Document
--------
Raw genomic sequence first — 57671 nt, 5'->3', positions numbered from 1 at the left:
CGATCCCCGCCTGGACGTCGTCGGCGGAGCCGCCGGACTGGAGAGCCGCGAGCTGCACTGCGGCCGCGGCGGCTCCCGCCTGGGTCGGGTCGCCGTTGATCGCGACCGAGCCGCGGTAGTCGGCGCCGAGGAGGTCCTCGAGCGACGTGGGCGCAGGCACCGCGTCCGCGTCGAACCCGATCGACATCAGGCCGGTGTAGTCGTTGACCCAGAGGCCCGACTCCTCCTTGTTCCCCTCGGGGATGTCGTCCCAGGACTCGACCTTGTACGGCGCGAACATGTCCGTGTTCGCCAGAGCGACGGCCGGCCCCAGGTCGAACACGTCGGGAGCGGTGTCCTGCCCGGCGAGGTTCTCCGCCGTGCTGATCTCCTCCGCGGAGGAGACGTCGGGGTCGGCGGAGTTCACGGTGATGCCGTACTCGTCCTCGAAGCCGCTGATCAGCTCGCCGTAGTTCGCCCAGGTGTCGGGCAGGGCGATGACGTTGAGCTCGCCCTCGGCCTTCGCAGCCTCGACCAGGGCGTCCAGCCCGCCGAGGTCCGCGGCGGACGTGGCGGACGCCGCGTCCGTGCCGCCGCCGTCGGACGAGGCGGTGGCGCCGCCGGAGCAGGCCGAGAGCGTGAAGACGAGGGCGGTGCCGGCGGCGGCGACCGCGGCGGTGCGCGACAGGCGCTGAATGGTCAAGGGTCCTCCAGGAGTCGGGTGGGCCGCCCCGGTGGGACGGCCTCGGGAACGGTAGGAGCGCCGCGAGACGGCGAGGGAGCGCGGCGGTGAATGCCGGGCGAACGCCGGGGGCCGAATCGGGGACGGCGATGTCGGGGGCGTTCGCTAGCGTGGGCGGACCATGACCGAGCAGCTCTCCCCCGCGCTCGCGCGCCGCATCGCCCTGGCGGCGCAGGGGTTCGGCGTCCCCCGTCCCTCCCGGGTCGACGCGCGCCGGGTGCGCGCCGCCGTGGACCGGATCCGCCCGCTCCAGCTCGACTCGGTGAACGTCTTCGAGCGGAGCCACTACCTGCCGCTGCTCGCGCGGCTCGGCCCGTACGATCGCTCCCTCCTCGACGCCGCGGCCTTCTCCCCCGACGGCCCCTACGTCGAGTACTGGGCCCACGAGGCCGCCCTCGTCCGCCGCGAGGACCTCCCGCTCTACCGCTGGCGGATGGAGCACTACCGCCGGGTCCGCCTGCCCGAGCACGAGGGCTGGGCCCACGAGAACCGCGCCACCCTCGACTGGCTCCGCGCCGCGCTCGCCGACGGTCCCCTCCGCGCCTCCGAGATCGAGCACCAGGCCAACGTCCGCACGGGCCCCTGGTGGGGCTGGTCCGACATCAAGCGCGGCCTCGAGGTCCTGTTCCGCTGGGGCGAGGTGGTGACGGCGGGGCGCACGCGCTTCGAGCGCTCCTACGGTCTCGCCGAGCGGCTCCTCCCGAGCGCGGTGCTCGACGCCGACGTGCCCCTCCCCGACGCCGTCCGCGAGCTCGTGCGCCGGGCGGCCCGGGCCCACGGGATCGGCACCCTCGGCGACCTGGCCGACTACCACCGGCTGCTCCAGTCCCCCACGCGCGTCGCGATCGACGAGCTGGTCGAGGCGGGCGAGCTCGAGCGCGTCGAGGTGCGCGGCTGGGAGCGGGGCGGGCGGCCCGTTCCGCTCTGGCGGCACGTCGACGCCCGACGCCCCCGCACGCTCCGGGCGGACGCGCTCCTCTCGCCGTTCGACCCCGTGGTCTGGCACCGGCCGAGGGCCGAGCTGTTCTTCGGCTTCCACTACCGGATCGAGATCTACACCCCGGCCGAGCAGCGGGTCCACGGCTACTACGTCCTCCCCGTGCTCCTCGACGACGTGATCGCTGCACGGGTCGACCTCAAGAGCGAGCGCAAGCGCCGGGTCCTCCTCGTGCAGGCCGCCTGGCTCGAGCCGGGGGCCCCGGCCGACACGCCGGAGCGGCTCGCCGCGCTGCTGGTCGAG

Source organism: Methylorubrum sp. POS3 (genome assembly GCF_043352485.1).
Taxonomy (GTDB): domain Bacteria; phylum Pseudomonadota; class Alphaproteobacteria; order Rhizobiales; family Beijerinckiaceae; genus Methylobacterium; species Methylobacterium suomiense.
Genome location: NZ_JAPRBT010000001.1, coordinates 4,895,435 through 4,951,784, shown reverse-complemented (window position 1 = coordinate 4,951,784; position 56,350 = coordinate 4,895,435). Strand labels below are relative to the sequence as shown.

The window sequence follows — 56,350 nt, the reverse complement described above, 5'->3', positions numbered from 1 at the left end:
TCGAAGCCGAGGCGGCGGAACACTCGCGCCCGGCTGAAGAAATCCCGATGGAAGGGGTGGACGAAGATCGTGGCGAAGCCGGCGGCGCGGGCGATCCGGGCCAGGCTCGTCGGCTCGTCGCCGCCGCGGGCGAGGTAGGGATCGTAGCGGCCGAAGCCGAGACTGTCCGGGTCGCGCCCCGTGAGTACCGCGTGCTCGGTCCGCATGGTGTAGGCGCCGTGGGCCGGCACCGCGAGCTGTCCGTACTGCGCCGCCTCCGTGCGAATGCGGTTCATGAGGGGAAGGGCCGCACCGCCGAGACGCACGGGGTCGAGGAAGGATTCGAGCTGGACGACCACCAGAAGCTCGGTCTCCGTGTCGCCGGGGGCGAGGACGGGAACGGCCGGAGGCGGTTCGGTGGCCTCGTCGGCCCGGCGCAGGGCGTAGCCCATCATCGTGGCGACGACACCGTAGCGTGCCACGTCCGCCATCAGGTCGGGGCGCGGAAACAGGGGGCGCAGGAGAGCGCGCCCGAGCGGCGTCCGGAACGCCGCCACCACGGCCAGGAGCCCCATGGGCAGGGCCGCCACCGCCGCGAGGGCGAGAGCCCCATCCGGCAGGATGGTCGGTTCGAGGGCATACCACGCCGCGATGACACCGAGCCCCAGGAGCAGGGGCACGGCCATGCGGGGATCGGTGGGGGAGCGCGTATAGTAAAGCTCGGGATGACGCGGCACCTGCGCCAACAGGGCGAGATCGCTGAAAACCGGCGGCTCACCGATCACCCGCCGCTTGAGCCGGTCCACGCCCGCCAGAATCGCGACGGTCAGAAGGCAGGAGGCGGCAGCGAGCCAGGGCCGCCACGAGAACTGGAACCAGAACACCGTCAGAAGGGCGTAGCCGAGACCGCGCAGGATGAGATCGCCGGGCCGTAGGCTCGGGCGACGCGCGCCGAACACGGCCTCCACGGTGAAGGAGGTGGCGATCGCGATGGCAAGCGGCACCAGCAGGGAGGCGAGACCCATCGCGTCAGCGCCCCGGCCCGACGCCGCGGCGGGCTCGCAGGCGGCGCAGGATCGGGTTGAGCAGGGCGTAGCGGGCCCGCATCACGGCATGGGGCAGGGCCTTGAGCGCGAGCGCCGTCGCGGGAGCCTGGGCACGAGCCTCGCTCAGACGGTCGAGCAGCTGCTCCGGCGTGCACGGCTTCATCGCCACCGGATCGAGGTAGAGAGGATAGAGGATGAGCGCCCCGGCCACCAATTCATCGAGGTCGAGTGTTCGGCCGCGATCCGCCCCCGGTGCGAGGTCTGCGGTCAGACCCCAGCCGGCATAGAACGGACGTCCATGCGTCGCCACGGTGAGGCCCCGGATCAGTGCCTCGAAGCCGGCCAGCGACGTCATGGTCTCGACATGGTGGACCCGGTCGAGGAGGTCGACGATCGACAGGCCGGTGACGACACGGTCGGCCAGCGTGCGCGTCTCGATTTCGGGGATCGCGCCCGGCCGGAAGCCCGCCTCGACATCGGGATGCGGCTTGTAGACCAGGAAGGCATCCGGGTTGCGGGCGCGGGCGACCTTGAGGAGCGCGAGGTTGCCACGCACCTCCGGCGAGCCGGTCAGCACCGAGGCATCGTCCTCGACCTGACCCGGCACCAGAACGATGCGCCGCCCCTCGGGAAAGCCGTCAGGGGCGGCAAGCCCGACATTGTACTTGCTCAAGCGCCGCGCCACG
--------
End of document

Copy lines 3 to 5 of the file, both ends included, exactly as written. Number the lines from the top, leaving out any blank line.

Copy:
Source organism: Methylorubrum sp. POS3 (genome assembly GCF_043352485.1).
Taxonomy (GTDB): domain Bacteria; phylum Pseudomonadota; class Alphaproteobacteria; order Rhizobiales; family Beijerinckiaceae; genus Methylobacterium; species Methylobacterium suomiense.
Genome location: NZ_JAPRBT010000001.1, coordinates 4,895,435 through 4,951,784, shown reverse-complemented (window position 1 = coordinate 4,951,784; position 56,350 = coordinate 4,895,435). Strand labels below are relative to the sequence as shown.